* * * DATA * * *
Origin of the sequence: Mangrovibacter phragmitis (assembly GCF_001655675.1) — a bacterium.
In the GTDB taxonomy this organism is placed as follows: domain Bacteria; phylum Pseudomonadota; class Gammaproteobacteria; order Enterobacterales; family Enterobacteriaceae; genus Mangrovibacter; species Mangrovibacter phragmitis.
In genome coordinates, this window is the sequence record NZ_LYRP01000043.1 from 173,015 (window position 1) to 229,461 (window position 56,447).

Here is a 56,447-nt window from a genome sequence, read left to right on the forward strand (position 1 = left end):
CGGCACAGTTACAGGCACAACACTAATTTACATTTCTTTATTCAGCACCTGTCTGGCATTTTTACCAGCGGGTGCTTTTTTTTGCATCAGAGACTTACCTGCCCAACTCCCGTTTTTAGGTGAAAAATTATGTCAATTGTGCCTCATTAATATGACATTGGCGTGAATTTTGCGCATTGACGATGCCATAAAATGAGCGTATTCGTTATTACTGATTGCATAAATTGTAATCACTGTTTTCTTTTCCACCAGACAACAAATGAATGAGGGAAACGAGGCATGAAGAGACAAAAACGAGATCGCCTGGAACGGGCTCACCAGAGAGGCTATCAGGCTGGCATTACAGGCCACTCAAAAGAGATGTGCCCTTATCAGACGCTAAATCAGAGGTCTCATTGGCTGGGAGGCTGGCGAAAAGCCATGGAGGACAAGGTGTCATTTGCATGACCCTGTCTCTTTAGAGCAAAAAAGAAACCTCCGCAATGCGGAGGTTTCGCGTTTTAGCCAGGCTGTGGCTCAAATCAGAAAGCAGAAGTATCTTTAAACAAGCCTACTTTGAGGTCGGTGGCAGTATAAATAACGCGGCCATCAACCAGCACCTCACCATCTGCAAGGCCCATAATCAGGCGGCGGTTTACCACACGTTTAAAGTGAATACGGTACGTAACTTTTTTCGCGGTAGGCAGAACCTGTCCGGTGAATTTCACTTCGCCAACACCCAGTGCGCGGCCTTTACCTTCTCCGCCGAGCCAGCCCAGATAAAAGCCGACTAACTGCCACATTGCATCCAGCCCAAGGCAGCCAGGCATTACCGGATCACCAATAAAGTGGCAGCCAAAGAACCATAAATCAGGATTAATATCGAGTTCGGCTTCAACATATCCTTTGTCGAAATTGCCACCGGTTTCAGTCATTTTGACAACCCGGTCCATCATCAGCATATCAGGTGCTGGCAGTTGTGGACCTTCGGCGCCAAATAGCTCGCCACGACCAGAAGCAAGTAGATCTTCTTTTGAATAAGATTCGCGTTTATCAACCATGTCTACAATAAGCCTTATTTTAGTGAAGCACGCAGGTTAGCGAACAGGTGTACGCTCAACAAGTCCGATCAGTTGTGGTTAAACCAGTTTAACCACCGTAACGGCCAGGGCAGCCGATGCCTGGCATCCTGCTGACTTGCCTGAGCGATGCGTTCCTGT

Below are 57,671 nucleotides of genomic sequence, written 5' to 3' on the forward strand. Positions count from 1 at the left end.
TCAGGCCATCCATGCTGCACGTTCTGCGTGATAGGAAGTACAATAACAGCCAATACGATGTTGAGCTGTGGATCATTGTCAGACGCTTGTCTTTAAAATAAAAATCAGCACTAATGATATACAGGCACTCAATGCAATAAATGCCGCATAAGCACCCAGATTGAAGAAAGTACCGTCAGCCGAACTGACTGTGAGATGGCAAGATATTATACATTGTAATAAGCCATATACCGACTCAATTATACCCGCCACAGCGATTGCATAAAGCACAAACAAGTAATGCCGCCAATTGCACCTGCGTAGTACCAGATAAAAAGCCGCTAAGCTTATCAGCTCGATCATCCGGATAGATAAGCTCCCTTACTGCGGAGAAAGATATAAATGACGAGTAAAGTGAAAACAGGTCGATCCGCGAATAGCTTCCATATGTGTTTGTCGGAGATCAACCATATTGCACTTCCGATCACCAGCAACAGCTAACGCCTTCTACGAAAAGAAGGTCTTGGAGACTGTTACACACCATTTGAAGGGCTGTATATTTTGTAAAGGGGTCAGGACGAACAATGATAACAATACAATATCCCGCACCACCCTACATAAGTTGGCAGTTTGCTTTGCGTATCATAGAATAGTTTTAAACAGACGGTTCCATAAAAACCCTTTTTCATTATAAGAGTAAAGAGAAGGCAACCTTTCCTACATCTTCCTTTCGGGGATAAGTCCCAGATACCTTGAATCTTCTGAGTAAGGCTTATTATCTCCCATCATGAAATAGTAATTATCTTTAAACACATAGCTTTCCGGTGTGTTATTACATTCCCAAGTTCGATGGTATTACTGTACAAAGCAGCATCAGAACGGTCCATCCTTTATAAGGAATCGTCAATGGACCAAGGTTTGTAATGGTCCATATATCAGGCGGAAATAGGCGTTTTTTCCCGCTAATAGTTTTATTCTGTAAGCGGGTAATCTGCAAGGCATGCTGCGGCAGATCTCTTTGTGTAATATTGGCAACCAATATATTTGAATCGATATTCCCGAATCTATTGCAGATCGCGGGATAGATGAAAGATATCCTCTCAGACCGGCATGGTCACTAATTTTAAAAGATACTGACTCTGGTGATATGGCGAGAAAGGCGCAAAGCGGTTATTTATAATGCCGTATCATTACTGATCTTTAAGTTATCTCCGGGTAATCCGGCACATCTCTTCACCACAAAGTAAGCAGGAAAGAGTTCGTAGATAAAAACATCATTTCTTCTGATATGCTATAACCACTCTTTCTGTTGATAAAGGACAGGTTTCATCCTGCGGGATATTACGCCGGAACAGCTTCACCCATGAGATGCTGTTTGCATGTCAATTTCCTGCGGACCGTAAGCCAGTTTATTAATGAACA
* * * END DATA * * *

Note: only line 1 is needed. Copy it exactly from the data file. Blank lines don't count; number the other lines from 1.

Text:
Origin of the sequence: Mangrovibacter phragmitis (assembly GCF_001655675.1) — a bacterium.